NEM, Stratis, BitShares are 'non mineable' cryptocurrencies.

How do they verify transactions if there are no miners? Maybe nodes only? Or... what am I missing here?

I ask because I assume with a non mineable currency I believe miner fees, aka transaction fees, would be super low. Transactions would also clear faster. Like Ripple. Takes about 10 seconds to transfer XRP.

4 Answers 4


I'm not sure about Ripple, but I know IOTA specifically uses each transaction to confirm the transactions around it. So instead of a dedicated miner, each user is essentially a "miner" for the short time they are making a transaction.


You need some way of coming to a consensus about the accepted transaction history. Proof-of-work is one mechanism which works robustly but requires a lot of resources. Proof-of-stake as used in some altcoins is related but less resource hungry. Ripple has a consensus algorithm that isn't completely trustless if I understand correctly. Byteballs (and some other coins) have a "tangle" instead of a chain, which eases the building of a consistent transaction history in the presence of network delays.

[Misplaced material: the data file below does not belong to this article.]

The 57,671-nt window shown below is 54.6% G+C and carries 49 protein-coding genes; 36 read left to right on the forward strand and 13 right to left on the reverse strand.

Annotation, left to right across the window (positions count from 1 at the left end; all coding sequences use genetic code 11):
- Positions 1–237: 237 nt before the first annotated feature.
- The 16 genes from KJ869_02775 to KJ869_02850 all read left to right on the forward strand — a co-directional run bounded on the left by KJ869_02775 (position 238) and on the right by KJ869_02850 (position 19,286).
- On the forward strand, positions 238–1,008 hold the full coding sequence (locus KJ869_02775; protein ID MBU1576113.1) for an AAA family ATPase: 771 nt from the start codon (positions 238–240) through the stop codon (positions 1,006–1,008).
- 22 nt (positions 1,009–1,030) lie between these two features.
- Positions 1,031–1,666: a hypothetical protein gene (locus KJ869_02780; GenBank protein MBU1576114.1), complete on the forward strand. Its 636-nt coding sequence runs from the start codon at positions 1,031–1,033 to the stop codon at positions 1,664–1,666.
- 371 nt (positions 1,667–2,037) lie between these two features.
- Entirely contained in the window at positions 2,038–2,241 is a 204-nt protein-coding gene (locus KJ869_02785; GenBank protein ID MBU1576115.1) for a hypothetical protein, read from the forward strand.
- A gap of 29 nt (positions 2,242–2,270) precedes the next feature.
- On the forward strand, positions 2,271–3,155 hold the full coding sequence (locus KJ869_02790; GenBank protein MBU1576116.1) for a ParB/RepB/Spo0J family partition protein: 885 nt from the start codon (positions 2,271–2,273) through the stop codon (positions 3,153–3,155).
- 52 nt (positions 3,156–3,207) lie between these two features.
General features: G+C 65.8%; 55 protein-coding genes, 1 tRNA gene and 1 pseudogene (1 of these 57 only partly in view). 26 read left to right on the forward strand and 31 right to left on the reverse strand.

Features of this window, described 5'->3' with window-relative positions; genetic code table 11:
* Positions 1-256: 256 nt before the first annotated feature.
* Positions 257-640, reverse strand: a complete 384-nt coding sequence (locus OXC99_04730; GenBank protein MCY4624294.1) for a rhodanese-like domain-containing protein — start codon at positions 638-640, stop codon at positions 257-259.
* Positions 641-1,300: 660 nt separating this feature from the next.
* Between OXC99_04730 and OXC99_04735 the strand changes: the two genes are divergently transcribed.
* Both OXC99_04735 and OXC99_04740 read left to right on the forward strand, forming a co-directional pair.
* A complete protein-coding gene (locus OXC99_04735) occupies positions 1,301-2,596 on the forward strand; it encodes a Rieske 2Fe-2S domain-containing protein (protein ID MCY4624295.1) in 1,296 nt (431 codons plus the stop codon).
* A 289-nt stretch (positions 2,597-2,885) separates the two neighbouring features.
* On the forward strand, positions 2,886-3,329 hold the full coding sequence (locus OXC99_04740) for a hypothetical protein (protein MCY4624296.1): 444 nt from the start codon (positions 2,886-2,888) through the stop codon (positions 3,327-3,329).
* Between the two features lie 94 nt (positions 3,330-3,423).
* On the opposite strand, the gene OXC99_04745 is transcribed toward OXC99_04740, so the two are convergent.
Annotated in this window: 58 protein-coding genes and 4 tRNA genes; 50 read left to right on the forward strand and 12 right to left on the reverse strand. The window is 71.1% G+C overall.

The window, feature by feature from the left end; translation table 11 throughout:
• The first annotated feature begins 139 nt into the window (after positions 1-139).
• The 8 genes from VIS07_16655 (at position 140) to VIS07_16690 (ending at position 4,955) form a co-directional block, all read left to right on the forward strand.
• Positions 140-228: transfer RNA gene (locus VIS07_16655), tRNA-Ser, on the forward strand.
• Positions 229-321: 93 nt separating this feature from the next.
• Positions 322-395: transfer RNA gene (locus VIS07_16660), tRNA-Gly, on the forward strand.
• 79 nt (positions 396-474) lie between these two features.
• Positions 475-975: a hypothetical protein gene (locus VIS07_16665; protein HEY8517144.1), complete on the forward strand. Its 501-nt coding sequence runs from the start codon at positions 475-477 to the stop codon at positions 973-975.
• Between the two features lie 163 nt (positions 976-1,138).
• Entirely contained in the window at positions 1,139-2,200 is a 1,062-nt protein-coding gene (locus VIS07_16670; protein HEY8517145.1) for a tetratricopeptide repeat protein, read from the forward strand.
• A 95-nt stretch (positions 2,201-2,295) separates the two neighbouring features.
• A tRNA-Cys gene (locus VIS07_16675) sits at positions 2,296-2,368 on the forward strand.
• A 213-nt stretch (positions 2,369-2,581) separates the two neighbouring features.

Stratis uses a mix of PoW/PoS It started as PoW for mixed PoW/Pos for first few thousand blocks then only PoS

PoS = proof of stake and it's another consensus protocol The concept is that you don't mine (you don't need to waste resources) but you mint, using your coin stake.

I'm not going into details, you can google about PoS, I just note that Stratis is implementing cold staking that improve the PoS minting.

Note that PoS involve anyway a target and someone that find the solution for that target, what it changes is the "how". Consensus is applied at the same way, every node checks for conensus rules for every block it receives, so nothing changes except how and who generate a block.


As far as I understand Ripple, every transaction you make you do the work to send and receive, which is like self serve supply the compute power required.


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